As one of the last non-integrated players in Canada, and one set with the purpose to create and distribute Canadian content above all, we actually see the CBC and the rest of the Canadian industry as interdependent in the development of digital to reach Canadians.

A healthy and competitive communications sector is in our mutual best interests.

While our roles and functions are different, those differences create a space for opportunity to build strength together.

And that is incredibly important because online and other services which deliver content now are largely unregulated. Once the inevitable shift away from traditional cable distribution tips the balance, that's when only the strongest will survive. And to survive the girth of our large cousin to the south, and indeed the world at large, an industry which stays ahead of the publics needs and provides them the connectivity and the content it craves will be very hard to put under.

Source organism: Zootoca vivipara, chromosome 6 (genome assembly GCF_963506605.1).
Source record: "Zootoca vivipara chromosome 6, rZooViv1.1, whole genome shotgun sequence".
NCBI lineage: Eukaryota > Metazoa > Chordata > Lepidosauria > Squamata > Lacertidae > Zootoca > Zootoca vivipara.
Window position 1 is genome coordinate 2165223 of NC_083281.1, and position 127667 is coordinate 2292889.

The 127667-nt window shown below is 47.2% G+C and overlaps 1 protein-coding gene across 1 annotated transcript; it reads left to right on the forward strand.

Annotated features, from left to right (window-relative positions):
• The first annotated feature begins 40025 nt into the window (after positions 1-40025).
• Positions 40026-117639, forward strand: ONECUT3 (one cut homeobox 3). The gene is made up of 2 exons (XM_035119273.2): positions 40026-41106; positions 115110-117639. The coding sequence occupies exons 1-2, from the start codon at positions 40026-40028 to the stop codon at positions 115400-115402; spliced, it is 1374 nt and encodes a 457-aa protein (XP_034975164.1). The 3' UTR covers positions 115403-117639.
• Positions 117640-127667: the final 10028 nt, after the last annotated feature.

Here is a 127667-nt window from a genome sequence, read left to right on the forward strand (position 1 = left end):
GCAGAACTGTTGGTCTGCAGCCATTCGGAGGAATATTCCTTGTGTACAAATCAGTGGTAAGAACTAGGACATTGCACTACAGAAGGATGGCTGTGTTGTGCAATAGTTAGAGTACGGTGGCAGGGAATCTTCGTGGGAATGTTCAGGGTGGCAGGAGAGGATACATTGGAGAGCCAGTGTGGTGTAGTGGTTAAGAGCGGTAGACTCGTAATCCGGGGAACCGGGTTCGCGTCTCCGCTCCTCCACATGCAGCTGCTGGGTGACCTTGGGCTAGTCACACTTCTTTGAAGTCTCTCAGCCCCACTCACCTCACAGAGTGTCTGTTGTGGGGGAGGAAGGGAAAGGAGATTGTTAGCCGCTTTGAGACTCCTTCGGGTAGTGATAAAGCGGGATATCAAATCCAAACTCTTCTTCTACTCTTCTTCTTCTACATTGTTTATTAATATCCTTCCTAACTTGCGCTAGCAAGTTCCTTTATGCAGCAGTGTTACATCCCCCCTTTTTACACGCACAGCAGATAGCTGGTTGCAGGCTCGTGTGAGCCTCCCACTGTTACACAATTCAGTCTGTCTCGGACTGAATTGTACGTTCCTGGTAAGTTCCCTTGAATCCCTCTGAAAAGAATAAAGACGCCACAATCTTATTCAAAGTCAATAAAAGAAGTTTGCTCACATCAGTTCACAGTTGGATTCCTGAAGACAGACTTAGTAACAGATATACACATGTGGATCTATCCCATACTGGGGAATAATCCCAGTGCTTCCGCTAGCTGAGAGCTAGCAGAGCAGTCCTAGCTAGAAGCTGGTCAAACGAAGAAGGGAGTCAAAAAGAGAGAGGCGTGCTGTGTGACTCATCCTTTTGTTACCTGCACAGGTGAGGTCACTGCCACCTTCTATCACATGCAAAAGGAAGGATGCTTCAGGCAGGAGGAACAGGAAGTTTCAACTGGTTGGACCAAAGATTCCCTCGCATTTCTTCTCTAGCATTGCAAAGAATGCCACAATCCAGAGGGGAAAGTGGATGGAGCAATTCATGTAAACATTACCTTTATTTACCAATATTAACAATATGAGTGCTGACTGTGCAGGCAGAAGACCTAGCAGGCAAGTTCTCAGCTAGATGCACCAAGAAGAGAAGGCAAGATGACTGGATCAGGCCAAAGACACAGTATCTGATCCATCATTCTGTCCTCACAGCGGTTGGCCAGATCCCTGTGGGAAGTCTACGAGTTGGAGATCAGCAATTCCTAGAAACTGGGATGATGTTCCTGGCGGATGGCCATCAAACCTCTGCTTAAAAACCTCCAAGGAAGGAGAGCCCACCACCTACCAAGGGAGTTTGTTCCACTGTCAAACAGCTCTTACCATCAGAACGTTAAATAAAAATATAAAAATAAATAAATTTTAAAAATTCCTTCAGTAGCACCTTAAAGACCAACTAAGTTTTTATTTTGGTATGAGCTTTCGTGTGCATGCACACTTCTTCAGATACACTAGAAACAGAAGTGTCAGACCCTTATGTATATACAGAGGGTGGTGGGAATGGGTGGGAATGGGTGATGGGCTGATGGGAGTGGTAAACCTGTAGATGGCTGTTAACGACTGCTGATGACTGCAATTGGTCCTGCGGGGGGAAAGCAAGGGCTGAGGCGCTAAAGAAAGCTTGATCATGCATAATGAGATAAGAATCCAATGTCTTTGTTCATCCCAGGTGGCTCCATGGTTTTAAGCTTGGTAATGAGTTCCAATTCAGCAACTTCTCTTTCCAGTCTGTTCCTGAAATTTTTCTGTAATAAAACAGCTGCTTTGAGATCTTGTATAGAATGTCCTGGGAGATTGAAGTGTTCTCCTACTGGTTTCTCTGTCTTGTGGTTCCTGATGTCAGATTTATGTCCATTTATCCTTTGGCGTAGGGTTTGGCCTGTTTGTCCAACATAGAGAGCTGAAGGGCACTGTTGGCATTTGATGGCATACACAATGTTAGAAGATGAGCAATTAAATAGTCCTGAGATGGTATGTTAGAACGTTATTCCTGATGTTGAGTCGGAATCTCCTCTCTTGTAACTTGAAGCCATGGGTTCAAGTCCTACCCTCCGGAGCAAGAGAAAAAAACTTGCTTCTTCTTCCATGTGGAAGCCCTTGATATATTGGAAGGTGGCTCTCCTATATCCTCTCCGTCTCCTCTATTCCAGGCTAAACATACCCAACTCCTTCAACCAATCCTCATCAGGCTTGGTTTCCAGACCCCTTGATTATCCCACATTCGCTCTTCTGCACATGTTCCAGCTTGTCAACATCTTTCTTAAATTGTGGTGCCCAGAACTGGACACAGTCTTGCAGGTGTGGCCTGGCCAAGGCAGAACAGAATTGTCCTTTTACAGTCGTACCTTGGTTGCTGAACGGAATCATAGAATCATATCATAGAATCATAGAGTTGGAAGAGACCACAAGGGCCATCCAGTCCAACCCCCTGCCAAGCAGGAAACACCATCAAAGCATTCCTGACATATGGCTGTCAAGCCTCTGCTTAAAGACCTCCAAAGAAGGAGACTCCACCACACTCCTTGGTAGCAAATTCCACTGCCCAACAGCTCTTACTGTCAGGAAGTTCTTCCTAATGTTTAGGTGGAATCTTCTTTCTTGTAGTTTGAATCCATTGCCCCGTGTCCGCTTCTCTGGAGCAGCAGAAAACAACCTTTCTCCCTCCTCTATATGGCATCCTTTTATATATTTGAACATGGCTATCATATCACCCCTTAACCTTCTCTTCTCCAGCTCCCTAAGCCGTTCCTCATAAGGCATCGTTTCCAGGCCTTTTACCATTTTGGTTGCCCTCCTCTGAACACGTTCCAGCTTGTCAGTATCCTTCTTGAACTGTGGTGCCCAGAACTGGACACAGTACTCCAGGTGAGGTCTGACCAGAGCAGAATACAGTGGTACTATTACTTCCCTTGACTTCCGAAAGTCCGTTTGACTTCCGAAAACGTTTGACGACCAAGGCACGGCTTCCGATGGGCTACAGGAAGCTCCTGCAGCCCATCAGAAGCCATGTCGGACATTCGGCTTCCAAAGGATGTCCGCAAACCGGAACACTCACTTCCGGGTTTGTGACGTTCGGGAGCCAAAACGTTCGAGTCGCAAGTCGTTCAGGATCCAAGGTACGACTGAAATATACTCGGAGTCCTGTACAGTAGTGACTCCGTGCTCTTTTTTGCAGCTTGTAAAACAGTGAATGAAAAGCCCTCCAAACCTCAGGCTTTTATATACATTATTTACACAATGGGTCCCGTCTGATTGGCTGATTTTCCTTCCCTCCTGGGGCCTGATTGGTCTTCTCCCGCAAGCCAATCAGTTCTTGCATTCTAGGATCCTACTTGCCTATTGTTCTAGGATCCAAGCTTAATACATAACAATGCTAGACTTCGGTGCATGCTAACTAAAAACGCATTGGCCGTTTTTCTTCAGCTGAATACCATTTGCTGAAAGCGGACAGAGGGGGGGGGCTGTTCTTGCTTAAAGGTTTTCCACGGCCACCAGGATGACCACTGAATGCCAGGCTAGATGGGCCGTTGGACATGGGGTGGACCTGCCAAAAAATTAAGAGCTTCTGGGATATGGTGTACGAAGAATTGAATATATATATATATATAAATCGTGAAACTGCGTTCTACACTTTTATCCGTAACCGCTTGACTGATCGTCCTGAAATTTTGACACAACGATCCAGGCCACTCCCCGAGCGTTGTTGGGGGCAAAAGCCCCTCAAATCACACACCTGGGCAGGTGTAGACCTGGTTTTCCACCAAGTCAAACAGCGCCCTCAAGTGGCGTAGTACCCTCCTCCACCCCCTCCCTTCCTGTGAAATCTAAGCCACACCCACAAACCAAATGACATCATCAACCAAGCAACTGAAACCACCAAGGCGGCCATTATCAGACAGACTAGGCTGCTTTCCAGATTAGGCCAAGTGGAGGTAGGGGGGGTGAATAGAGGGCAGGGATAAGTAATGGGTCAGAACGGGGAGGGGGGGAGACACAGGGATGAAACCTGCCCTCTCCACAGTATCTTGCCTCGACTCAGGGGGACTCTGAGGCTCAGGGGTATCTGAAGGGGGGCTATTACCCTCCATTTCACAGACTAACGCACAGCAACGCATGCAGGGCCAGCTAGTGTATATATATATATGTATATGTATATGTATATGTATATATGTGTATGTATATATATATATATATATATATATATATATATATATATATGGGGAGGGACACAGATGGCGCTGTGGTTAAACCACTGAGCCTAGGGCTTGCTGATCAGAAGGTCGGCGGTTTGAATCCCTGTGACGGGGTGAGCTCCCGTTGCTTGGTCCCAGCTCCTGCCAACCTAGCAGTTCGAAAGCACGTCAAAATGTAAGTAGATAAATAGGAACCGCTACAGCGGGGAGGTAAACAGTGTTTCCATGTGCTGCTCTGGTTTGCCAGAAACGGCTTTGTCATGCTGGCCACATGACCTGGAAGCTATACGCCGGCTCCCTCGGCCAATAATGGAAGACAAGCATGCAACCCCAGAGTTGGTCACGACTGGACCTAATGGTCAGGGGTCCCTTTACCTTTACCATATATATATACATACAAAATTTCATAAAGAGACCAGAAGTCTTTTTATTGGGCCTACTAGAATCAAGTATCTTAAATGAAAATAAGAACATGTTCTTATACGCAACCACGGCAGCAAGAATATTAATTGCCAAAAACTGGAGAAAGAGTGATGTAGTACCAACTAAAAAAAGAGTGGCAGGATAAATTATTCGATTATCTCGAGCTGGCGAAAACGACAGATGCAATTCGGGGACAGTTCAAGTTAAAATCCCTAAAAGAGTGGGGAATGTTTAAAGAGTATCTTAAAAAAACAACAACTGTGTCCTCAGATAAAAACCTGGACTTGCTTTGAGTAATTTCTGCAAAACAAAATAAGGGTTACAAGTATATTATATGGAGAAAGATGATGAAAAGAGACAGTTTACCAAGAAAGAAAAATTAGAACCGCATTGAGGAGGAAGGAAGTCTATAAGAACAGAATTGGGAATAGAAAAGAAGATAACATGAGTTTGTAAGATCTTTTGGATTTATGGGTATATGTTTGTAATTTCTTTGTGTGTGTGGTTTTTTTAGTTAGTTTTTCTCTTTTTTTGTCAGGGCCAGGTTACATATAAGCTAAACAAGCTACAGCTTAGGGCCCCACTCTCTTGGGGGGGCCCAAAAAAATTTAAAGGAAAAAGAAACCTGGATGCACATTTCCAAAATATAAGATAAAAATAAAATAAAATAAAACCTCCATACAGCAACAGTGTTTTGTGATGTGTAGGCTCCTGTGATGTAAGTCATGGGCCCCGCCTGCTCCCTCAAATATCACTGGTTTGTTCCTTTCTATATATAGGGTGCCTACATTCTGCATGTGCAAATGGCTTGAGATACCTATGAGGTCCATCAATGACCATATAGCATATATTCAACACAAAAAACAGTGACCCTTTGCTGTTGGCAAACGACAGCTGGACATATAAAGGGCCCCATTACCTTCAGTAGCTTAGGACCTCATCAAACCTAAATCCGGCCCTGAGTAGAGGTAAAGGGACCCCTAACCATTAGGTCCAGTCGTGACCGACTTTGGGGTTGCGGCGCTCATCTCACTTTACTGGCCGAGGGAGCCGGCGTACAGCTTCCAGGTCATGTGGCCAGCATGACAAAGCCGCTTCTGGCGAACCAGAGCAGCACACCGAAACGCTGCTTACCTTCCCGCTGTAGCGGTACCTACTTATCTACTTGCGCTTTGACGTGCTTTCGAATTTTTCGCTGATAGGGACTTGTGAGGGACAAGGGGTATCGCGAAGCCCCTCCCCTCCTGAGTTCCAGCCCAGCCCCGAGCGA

We all know it's not easy to prepare for the long tail when you're trying to balance this year’s books. We all face that challenge in our boardrooms and on our floors.

I would like to show you now a reel which highlights what we have been implementing at the CBC these past few months, as we reorganize our business to face a new reality, and as we face it with diminishing overall resources.

This will give you a sense of CBC's priorities and how we expect to deliver on our mandate of serving Canadians best we can within our financial means. As I said to many through our budget cuts 'Necessity is the mother of invention'. I'm proud of what this team has developed in the face of some very real necessities....

videoWatch reel

Bet you didn't know Don was so musical - that's a piece mocked up online by a viewer - and shows how we're happy for Canadians to 'play' with CBC. We're no longer in the stuffy traditional media headspace.

We know it’s important not just for CBC to deliver its mandate to Canadians.